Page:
Background: There is wide variation in the objective visual variables used to measure atopic eczema severity in clinical trials, making comparison and interpretation of results difficult.
Objective: To provide a rationale for simplifying and standardizing objective atopic eczema scoring by investigating which visual variables provide the best measure of disease severity from the patient's perspective.
Setting: The dermatology outpatient department at the Queen's Medical Centre, University Hospital in Nottingham, and 5 local general practices.
Patients: One hundred eighty individuals with atopic eczema.
Interventions: Clinical examination with scoring of 7 clinical signs and disease extent, followed by regression analyses of visual variable scores against a patient-rated measure of current disease severity.
Results: Objective measurements account for only a quarter of the variation in patient-rated disease severity. Three clinical signs were independent predictors of patient-rated disease severity: excoriations, erythema, and edema/papulation. Disease extent measurements do not reflect patient-rated disease severity in a linear manner, with mean severity scores increasing little above 30% body surface area involvement.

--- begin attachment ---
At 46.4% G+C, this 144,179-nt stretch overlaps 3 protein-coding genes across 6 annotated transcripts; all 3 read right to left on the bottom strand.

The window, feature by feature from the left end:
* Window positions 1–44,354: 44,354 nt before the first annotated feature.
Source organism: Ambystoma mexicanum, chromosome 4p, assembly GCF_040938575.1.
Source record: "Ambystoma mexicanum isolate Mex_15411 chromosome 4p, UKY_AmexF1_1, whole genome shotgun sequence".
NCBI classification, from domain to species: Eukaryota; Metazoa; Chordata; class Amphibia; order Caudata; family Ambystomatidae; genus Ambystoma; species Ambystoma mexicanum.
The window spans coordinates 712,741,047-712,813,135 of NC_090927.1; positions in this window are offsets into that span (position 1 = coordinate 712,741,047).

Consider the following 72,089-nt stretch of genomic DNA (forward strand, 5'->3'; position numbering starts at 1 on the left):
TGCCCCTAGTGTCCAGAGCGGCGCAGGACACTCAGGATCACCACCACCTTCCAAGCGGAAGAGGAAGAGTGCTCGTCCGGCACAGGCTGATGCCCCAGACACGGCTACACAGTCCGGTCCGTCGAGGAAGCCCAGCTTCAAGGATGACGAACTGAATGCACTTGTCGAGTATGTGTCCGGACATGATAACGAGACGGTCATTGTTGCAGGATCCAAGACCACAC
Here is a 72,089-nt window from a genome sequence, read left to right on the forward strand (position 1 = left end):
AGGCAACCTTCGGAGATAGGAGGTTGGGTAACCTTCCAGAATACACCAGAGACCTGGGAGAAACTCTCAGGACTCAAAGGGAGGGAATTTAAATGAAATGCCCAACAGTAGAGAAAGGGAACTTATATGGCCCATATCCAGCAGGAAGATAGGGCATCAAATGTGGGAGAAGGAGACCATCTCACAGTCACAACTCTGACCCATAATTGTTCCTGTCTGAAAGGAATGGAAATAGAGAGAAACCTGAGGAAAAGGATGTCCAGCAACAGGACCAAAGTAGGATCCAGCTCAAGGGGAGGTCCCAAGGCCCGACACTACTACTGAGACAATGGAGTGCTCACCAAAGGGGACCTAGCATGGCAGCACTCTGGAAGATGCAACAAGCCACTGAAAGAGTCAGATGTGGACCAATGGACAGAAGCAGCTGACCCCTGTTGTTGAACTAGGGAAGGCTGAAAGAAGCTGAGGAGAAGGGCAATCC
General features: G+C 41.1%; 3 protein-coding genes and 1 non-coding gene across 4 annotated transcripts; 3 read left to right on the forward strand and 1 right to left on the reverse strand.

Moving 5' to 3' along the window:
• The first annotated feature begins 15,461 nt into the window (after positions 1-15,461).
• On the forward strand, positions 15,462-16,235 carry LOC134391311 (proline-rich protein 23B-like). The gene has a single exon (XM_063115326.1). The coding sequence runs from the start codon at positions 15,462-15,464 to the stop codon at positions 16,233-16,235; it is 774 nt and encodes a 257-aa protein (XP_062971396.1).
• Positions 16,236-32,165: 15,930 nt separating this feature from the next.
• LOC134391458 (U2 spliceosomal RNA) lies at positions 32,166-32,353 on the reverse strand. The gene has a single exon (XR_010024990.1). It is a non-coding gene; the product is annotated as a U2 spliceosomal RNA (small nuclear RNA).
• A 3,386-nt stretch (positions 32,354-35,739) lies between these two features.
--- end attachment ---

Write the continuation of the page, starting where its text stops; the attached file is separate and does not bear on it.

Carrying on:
Conclusions: From the patient's perspective, the measurement of 3 clinical signs-excoriations, erythema, and edema/papulation-provides as much information about current atopic eczema severity as more complex scoring systems that measure multiple clinical signs and disease extent. The simplicity of the Three Item Severity score, a previously published atopic eczema score based on measurement of these 3 clinical signs, makes it a suitable tool for research studies or clinical practice.